Stories from the Innovation Academy: Guilford County

Guilford County uses the Innovation Academy to empower staff to knock down barriers and create added value in their organization.

ARTICLE | Jun 5, 2018
by Jason Jones, Analytics and Innovation Manager, Guilford County, NC
Guilford County

I think it is important for me to first recognize and mention that innovation is not a foreign concept to Guilford County Government. We have tremendously talented and creative employees that have been innovating for a long time all throughout the organization. They have been doing more and more with less resources in an environment that is subject to the close scrutiny of state government, local elected officials, and over 500,000 residents. For anyone unfamiliar with county government in North Carolina, I would encourage you to take a look at how complex it can be.

Something that may be a bit foreign to us, is the idea that all of the roads we are separately heading down need to converge at some point. As I once heard it stated, we really like to operate in our “cylinders of excellence.” Facilitating the convergence of departments, people, and ideas is why I think we originally joined the Innovation Academy. I think we saw the Academy as an opportunity to bring the organization a step closer to a vision of institutionalized collective impact. This obviously is not something that happens overnight. Change is slow and at some point you have to decide what part of the metaphorical elephant you want to chew on first.

Open-Sourcing Innovation

It is one thing to dream - what did we actually do? Our team’s project was titled “open-sourcing innovation.” Open-source promotes universal access to a products design or blueprint. If that is going to be the model and innovation is our product, then every employee in the organization should have access to the blueprint. That may sound fancy but the concept is beautifully simple. We built team consensus around two core concepts. We wanted to have a broad positive impact on culture and we wanted every employee to feel empowered to be a creative problem solver. We drafted our approach with two very broad strokes. Talk to employees about what barriers existed to innovation and then eliminate those barriers. Recognizing our time limitations, we decided that we could at least get through the first half during the Academy. We decided to gather qualitative and quantitative data about our innovation culture and then synthesize that into something actionable that could be carried forward.

On the qualitative side, we had informal conversations with co-workers and we spoke with approximately 30 employees during our ansWEr Labs. In a nutshell, we asked people to describe what they perceived as barriers to innovation and what they would change if they could. On the quantitative side, we conducted an internal innovation culture survey with 468 employees respondants. This provided us with scoring across six building blocks that include values, behaviors, climate, resources, processes, and success. Once we gathered our data, we came together and attempted to synthesize it into something meaningful.

The Innovation Continuum

We were able to develop a solid understanding of how we are approaching innovation. It is helpful to think about it as a continuum where we start with developing capacity to be innovative, then work to empower employees to implement innovative ideas, and then reward/recognize employees for the added value.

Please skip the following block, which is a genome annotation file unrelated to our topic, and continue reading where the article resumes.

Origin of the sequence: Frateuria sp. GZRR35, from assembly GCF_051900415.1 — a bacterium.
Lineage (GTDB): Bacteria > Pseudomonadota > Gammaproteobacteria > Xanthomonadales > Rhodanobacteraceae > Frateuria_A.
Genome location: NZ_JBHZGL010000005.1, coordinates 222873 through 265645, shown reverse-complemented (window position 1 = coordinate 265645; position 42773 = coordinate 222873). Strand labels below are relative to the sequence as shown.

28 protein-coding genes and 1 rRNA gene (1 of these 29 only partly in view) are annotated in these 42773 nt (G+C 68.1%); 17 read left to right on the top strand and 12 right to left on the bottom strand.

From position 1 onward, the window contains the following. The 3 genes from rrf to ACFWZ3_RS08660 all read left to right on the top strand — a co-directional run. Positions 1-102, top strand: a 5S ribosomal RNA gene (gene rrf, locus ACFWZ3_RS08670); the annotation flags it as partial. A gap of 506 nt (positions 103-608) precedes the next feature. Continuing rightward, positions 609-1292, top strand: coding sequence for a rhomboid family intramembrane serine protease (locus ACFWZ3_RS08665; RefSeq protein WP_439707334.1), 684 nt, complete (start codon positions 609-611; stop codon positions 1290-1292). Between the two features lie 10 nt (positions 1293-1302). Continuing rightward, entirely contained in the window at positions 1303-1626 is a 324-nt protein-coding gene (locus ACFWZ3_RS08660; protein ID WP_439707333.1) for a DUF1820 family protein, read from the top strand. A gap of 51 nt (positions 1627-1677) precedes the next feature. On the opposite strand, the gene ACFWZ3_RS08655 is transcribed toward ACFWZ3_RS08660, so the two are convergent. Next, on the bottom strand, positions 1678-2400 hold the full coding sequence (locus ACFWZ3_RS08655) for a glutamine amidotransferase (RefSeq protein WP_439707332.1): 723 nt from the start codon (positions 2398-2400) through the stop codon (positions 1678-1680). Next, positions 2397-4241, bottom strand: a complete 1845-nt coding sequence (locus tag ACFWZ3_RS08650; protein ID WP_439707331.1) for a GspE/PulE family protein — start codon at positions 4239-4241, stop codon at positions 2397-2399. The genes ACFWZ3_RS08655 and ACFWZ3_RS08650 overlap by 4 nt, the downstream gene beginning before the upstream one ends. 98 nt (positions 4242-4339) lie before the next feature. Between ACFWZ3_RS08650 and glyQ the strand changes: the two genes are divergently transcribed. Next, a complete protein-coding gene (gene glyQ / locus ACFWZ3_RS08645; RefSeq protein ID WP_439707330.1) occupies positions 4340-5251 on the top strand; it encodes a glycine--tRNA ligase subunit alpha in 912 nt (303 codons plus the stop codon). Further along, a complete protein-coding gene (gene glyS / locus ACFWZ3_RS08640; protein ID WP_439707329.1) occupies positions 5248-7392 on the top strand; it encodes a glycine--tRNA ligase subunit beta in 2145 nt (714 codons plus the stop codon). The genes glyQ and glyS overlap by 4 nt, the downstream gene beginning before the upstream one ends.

We realized that the weakest point along this continuum was empowerment. The greatest barrier to the open-source innovation culture we imagined was employee well-being. Deficiencies in the pillars of well-being (physical, emotional, social, career, and financial) consume time and energy, which has a direct impact on an employee’s capacity to be innovative. It is important to also acknowledge that innovation typically requires some sort of additional effort. Angela Duckworth argues for the multiplicative impact of effort in her book Grit. An employee’s well-being will most definitely impact level of effort.

So Where Are We Now?

The team has made a couple of solid recommendations that we are working to move forward with. First, it was recommended that we invest in well-being while recognizing the uniqueness of each employee. Different employees will require support in different areas to feel more empowered. Second, we need to begin to recognize employee well-being as a critical input to innovation. Well-being is an important ingredient and you will definitely taste it if it is missing.

I am incredibly excited to announce that, as a next step, we are collaborating with the Master of Public Policy program at Duke University and The Center for Advanced Hindsight on a summer innovation fellowship that will work on well-being barriers to innovation. Hopefully, by the end of the summer we will have one or multiple concrete projects moving forward to try to address our findings using behavioral economics.

Some Useful Advice

I do want to close with what I hope is some useful advice to others thinking about innovation or maybe even future Academy participants. Don’t complicate things. Listening to Bill Greeves from Wake County Government recently, I heard probably my favorite and least complex definition of innovation ever. They define innovation as “new ideas that create value.” How wonderfully simple is that? Innovation is whatever you want and need it to be. Recognize how incredibly contextual innovation is and just embrace it.

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